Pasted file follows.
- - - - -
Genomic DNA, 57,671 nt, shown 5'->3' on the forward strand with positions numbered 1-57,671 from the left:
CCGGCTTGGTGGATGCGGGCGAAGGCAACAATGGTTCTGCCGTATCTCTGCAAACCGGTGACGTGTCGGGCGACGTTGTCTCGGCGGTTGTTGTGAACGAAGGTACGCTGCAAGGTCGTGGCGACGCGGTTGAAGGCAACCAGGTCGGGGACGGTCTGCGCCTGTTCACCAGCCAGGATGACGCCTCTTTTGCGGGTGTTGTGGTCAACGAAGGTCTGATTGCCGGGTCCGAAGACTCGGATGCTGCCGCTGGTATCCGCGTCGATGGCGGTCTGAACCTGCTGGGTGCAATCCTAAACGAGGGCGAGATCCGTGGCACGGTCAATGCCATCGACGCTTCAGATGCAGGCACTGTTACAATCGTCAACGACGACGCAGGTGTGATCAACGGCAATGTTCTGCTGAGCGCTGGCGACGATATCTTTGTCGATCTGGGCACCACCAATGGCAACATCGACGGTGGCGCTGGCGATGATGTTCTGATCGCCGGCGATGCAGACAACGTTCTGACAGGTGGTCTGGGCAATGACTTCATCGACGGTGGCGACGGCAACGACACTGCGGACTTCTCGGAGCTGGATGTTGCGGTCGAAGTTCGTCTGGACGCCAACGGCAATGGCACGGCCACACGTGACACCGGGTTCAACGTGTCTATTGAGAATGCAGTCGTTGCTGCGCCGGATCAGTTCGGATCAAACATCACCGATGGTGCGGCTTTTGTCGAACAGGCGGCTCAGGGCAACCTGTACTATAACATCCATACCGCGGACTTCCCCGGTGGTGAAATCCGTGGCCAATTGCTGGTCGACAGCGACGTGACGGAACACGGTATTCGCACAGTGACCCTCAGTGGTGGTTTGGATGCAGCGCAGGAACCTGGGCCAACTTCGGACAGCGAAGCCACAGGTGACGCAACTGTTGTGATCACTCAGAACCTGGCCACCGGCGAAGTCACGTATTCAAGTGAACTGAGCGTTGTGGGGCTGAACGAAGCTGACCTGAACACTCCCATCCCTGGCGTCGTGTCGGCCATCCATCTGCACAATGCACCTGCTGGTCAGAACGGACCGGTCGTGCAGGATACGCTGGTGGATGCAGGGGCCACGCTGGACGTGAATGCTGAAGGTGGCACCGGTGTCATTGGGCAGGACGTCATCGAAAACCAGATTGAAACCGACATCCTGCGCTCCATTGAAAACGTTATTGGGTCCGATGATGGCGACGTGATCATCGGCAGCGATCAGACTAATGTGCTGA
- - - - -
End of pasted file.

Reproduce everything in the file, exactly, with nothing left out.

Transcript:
Genomic DNA, 57,671 nt, shown 5'->3' on the forward strand with positions numbered 1-57,671 from the left:
CCGGCTTGGTGGATGCGGGCGAAGGCAACAATGGTTCTGCCGTATCTCTGCAAACCGGTGACGTGTCGGGCGACGTTGTCTCGGCGGTTGTTGTGAACGAAGGTACGCTGCAAGGTCGTGGCGACGCGGTTGAAGGCAACCAGGTCGGGGACGGTCTGCGCCTGTTCACCAGCCAGGATGACGCCTCTTTTGCGGGTGTTGTGGTCAACGAAGGTCTGATTGCCGGGTCCGAAGACTCGGATGCTGCCGCTGGTATCCGCGTCGATGGCGGTCTGAACCTGCTGGGTGCAATCCTAAACGAGGGCGAGATCCGTGGCACGGTCAATGCCATCGACGCTTCAGATGCAGGCACTGTTACAATCGTCAACGACGACGCAGGTGTGATCAACGGCAATGTTCTGCTGAGCGCTGGCGACGATATCTTTGTCGATCTGGGCACCACCAATGGCAACATCGACGGTGGCGCTGGCGATGATGTTCTGATCGCCGGCGATGCAGACAACGTTCTGACAGGTGGTCTGGGCAATGACTTCATCGACGGTGGCGACGGCAACGACACTGCGGACTTCTCGGAGCTGGATGTTGCGGTCGAAGTTCGTCTGGACGCCAACGGCAATGGCACGGCCACACGTGACACCGGGTTCAACGTGTCTATTGAGAATGCAGTCGTTGCTGCGCCGGATCAGTTCGGATCAAACATCACCGATGGTGCGGCTTTTGTCGAACAGGCGGCTCAGGGCAACCTGTACTATAACATCCATACCGCGGACTTCCCCGGTGGTGAAATCCGTGGCCAATTGCTGGTCGACAGCGACGTGACGGAACACGGTATTCGCACAGTGACCCTCAGTGGTGGTTTGGATGCAGCGCAGGAACCTGGGCCAACTTCGGACAGCGAAGCCACAGGTGACGCAACTGTTGTGATCACTCAGAACCTGGCCACCGGCGAAGTCACGTATTCAAGTGAACTGAGCGTTGTGGGGCTGAACGAAGCTGACCTGAACACTCCCATCCCTGGCGTCGTGTCGGCCATCCATCTGCACAATGCACCTGCTGGTCAGAACGGACCGGTCGTGCAGGATACGCTGGTGGATGCAGGGGCCACGCTGGACGTGAATGCTGAAGGTGGCACCGGTGTCATTGGGCAGGACGTCATCGAAAACCAGATTGAAACCGACATCCTGCGCTCCATTGAAAACGTTATTGGGTCCGATGATGGCGACGTGATCATCGGCAGCGATCAGACTAATGTGCTGA